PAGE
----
Manage Your Stakeholders or They Will Manage You
By Woody Walker
I have a colleague who is always reminding everyone to identify and manage their stakeholders – he uses this technique in everything he does – whether running a project, an internal initiative or completing tactical tasks. In his mind “everyone is a stakeholder”. He is always thinking about how his actions will impact others. And you know what – he is right…everyone IS a stakeholder in some way, shape or form. So how do we identify the “key” stakeholders for our projects and ensure we are managing them appropriately?
Let’s start with defining “stakeholder”?
A stakeholder is any person or entity involved or affected by the outcome of the project. There are internal and external stakeholders. Internal stakeholders work for the organization and their decisions and actions may impact the project. External stakeholders are outside the organization and can be clients, shareholders, consumers, etc. that may be impacted by the project outcome.
Why is stakeholder management important?
Identifying and managing your stakeholders throughout the lifecycle of the project ensures that everyone is on the same page and working towards the same goal. Evaluating each stakeholder for influence and impact is of utmost importance if you want to ensure that your project is supported and understood across the organization. This is also a must if you are incorporating organizational change management (OCM) activities into your project because you are going to need to know where they stand to get their buy in and communicate changes in a positive effective manner (read my other blog on my thoughts about OCM). This is your responsibility as the Program or Project Manager.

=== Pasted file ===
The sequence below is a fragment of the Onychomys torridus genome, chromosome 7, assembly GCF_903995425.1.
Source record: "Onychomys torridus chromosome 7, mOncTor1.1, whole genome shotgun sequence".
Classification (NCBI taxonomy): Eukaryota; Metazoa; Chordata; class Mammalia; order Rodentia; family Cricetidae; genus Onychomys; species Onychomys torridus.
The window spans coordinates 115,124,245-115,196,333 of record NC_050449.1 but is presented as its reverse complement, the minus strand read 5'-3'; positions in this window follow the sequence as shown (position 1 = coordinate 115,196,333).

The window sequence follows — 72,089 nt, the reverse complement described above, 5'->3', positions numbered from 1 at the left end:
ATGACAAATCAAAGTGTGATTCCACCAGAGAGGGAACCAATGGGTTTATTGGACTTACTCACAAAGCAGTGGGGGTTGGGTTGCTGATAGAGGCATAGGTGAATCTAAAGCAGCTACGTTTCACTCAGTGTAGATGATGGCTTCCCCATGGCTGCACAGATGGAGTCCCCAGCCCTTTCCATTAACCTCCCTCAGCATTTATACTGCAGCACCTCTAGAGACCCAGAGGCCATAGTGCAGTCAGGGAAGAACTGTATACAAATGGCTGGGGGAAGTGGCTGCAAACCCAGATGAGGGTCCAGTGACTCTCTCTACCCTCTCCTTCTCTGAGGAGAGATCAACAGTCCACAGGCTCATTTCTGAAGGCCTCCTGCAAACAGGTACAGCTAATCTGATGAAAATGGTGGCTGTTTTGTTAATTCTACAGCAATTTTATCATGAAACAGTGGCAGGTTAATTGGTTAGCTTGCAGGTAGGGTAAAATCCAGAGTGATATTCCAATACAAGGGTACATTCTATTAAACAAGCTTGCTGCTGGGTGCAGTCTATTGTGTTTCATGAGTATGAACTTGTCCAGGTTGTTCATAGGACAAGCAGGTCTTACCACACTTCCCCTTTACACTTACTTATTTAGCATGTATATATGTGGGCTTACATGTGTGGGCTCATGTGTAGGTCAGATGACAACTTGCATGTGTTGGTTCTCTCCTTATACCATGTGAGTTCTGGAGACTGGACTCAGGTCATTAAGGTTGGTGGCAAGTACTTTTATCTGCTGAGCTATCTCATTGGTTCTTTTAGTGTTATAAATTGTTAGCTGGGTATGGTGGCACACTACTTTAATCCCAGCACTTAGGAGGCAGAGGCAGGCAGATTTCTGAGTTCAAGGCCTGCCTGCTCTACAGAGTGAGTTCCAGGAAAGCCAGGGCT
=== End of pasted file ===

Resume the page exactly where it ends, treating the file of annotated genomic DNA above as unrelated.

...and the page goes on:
Where can we start?
- Identify anyone and everyone that would care about the outcome of your project in the stakeholder register.
Are they internal stakeholders (team members/executives) or external (customers/consumers)?
What is their role and what are their responsibilities/expectations regarding the project?
What is their attitude towards the project, organization and the sponsor?
What is their level of influence on the project, organization and the sponsor?
Complete a Stakeholder Map charting where your stakeholders fall (influence and impact) on the quadrant.
Manage your stakeholders according to the stakeholder map their level of influence and impact.
Communicate, communicate, communicate as needed to the different stakeholder audiences.
In summary – managing your stakeholders will ensure your project and your organization are successful in the long run. Requirements are based on needs and expectations and if you uncover stakeholders after you complete the requirements phase – you may need to revise requirements, increasing costs and decreasing stakeholder satisfaction. Stakeholders can also communicate positively or negatively about your project so the more you keep them up to date with project status and how it impacts them, the more support you will receive.
Woody Walke is a Senior Director – Project Management Office at Ciber North America. Ciber helps clients solve problems and grow by driving tangible business results from their technology investments.